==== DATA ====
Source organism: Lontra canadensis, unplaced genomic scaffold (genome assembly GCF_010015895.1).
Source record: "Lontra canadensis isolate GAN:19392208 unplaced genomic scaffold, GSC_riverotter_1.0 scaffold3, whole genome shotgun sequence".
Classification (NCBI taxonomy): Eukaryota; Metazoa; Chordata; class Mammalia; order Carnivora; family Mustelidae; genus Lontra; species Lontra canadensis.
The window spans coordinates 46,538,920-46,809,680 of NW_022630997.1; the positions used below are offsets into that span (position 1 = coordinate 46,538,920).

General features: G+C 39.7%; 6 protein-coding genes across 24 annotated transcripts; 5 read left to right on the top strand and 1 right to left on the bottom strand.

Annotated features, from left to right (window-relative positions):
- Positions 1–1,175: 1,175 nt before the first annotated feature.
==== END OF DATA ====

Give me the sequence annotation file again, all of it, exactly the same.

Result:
Source organism: Lontra canadensis, unplaced genomic scaffold (genome assembly GCF_010015895.1).
Source record: "Lontra canadensis isolate GAN:19392208 unplaced genomic scaffold, GSC_riverotter_1.0 scaffold3, whole genome shotgun sequence".
Classification (NCBI taxonomy): Eukaryota; Metazoa; Chordata; class Mammalia; order Carnivora; family Mustelidae; genus Lontra; species Lontra canadensis.
The window spans coordinates 46,538,920-46,809,680 of NW_022630997.1; the positions used below are offsets into that span (position 1 = coordinate 46,538,920).

General features: G+C 39.7%; 6 protein-coding genes across 24 annotated transcripts; 5 read left to right on the top strand and 1 right to left on the bottom strand.

Annotated features, from left to right (window-relative positions):
- Positions 1–1,175: 1,175 nt before the first annotated feature.